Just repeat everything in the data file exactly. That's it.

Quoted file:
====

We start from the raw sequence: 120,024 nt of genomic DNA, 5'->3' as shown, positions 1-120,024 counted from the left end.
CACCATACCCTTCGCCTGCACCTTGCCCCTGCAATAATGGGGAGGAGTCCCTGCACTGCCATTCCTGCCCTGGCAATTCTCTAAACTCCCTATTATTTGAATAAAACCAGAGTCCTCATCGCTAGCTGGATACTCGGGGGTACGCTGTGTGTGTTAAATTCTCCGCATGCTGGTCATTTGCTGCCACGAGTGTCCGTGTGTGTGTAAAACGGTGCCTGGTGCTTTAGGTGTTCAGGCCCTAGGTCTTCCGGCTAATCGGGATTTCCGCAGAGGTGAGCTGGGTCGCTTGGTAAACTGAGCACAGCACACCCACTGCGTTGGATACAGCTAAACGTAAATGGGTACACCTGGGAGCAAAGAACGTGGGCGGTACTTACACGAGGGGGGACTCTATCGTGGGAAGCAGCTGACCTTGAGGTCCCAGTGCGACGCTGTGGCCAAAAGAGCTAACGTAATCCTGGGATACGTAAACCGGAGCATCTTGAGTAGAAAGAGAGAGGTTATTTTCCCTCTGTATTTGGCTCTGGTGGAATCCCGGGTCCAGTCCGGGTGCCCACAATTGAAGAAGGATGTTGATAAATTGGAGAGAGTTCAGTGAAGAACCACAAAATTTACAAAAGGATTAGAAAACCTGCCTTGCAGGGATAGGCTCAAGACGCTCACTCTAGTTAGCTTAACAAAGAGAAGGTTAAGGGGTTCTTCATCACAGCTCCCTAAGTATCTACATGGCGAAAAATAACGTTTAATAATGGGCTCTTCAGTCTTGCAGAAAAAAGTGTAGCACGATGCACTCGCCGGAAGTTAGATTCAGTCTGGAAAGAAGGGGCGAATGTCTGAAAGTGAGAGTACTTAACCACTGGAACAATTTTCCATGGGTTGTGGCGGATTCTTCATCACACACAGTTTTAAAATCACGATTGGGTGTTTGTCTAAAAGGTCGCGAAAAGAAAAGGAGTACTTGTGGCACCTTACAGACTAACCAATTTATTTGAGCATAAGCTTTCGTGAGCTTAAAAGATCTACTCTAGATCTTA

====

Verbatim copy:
We start from the raw sequence: 120,024 nt of genomic DNA, 5'->3' as shown, positions 1-120,024 counted from the left end.
CACCATACCCTTCGCCTGCACCTTGCCCCTGCAATAATGGGGAGGAGTCCCTGCACTGCCATTCCTGCCCTGGCAATTCTCTAAACTCCCTATTATTTGAATAAAACCAGAGTCCTCATCGCTAGCTGGATACTCGGGGGTACGCTGTGTGTGTTAAATTCTCCGCATGCTGGTCATTTGCTGCCACGAGTGTCCGTGTGTGTGTAAAACGGTGCCTGGTGCTTTAGGTGTTCAGGCCCTAGGTCTTCCGGCTAATCGGGATTTCCGCAGAGGTGAGCTGGGTCGCTTGGTAAACTGAGCACAGCACACCCACTGCGTTGGATACAGCTAAACGTAAATGGGTACACCTGGGAGCAAAGAACGTGGGCGGTACTTACACGAGGGGGGACTCTATCGTGGGAAGCAGCTGACCTTGAGGTCCCAGTGCGACGCTGTGGCCAAAAGAGCTAACGTAATCCTGGGATACGTAAACCGGAGCATCTTGAGTAGAAAGAGAGAGGTTATTTTCCCTCTGTATTTGGCTCTGGTGGAATCCCGGGTCCAGTCCGGGTGCCCACAATTGAAGAAGGATGTTGATAAATTGGAGAGAGTTCAGTGAAGAACCACAAAATTTACAAAAGGATTAGAAAACCTGCCTTGCAGGGATAGGCTCAAGACGCTCACTCTAGTTAGCTTAACAAAGAGAAGGTTAAGGGGTTCTTCATCACAGCTCCCTAAGTATCTACATGGCGAAAAATAACGTTTAATAATGGGCTCTTCAGTCTTGCAGAAAAAAGTGTAGCACGATGCACTCGCCGGAAGTTAGATTCAGTCTGGAAAGAAGGGGCGAATGTCTGAAAGTGAGAGTACTTAACCACTGGAACAATTTTCCATGGGTTGTGGCGGATTCTTCATCACACACAGTTTTAAAATCACGATTGGGTGTTTGTCTAAAAGGTCGCGAAAAGAAAAGGAGTACTTGTGGCACCTTACAGACTAACCAATTTATTTGAGCATAAGCTTTCGTGAGCTTAAAAGATCTACTCTAGATCTTA